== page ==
The full risks to financial stability are unlikely to become obvious until the US economy weakens significantly. And that has apparently not happened yet.

The Chicago Federal Reserve reported on Monday that its national activity index dipped to +0.12 in June from +0.16 in May. The three-month moving average fell to +0.13 from +0.28.

According to the Chicago Fed, the three-month reading shows that economic growth was somewhat above its historical trend.

Monday, 21 July 2014

Are measures of stock market valuation useful?

Many analysts think that the United States stock market is now overvalued.

A Bloomberg poll showed last week that forty-seven percent of financial professionals surveyed said that the equity market is close to unsustainable levels while fourteen percent already saw a bubble.

Federal Reserve Chair Janet Yellen told the Senate Banking Committee last week that equity valuations “remain generally in line with historical norms” even as the Fed's Monetary Policy Report accompanying her testimony noted that valuations for smaller companies in social-media and biotech industries appear “substantially stretched”.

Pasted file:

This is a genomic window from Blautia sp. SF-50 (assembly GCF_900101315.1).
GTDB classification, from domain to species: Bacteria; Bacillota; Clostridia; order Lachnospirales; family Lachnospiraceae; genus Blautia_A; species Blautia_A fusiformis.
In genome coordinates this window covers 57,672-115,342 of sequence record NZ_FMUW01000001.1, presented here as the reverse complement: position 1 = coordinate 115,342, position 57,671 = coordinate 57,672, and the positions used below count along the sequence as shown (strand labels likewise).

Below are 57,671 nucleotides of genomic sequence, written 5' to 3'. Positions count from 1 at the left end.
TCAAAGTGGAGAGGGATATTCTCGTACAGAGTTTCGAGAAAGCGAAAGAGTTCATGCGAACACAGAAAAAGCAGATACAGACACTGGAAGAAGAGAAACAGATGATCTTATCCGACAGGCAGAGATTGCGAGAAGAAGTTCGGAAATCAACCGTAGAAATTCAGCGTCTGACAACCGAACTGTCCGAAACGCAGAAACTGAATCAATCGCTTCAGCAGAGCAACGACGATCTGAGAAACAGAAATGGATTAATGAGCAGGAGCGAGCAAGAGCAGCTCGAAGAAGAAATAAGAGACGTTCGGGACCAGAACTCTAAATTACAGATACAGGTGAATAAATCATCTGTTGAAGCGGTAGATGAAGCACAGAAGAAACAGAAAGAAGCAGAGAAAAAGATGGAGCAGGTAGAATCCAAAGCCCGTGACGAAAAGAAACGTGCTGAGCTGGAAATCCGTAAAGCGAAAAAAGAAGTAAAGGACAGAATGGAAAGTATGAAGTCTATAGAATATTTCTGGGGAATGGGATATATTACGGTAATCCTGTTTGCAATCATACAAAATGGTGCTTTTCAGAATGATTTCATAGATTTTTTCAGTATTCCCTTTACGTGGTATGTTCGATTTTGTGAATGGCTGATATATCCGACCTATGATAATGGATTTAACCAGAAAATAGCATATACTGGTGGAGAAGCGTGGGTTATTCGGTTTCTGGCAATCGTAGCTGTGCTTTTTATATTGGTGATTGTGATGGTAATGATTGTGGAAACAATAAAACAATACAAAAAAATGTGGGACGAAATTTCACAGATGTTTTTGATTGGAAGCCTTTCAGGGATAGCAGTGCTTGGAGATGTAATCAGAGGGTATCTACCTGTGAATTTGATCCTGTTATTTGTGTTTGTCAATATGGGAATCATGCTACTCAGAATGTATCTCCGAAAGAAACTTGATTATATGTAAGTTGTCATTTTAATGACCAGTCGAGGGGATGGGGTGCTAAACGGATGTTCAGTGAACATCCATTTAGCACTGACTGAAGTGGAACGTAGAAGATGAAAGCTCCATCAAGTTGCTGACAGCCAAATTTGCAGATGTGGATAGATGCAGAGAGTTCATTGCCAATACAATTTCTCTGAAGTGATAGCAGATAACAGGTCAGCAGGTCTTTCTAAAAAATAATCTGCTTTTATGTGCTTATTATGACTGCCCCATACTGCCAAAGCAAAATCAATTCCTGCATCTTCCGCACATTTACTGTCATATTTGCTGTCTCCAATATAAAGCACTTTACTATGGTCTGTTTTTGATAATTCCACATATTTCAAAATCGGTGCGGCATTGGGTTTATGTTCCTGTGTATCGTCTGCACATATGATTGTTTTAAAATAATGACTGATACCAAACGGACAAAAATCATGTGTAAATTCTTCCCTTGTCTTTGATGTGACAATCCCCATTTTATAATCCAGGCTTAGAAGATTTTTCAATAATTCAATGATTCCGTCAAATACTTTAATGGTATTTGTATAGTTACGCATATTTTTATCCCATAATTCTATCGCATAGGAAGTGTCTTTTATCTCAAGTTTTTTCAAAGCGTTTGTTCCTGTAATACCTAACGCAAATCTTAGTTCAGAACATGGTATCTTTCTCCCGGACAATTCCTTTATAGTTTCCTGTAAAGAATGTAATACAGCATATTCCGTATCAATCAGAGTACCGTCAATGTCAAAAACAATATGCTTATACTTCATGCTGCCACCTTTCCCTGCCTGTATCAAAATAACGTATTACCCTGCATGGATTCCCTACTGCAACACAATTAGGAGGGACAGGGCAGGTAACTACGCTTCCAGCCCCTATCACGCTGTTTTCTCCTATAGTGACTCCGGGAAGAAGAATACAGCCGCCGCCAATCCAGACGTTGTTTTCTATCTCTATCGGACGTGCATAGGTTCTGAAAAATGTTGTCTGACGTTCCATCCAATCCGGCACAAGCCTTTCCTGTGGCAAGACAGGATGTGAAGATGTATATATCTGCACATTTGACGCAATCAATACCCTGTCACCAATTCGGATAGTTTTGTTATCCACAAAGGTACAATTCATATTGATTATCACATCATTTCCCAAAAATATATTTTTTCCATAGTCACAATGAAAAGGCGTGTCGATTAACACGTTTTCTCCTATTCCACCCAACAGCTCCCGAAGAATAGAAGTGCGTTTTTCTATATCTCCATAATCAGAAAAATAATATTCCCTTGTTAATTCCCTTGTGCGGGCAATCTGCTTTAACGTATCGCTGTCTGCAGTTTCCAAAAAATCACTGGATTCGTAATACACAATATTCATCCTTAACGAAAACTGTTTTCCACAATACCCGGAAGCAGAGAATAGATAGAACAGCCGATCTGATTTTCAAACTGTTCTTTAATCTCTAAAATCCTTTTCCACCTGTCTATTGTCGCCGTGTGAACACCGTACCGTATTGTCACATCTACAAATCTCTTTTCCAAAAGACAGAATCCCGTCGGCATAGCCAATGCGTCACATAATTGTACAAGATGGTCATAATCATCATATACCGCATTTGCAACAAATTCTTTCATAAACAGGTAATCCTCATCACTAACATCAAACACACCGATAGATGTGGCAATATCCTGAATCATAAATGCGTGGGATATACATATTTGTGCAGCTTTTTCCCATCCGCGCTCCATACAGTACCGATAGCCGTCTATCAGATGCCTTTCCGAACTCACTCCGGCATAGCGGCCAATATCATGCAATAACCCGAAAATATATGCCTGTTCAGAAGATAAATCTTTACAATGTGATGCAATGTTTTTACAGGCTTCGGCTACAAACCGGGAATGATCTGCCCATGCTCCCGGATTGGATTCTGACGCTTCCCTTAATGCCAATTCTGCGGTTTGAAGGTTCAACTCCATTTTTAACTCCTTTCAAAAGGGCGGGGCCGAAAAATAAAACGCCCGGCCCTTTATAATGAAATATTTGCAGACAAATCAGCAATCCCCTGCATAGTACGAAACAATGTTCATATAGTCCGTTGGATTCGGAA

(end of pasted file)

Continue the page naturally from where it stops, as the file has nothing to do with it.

However, on Friday, Cullen Roche at Pragmatic Capitalism wrote a post questioning the value of valuation measures for the stock market.

In the case of the stock market we’ve now seen a 20+ year period where stocks are “overvalued” by several metrics (Shiller CAPE, Tobin’s Q, Market cap to GDP, etc). So I think it’s worth asking yourself how useful all of these metrics really are. Can you afford to go through a 20 year period relying on a rear view mirror dataset assuming that the market is overvalued when the other participants might not be using the same gauge of “beauty” as you are?

John Hussman thinks that valuation measures can be useful though. In a post earlier last week, he showed a chart of various valuation measures for the stock market over the past few decades and correlated them with subsequent 10-year returns for the S&P 500.

He concluded that valuation measures have “provided clear guidance about expected market returns across a century of market history” and have “not failed at all even in recent decades”.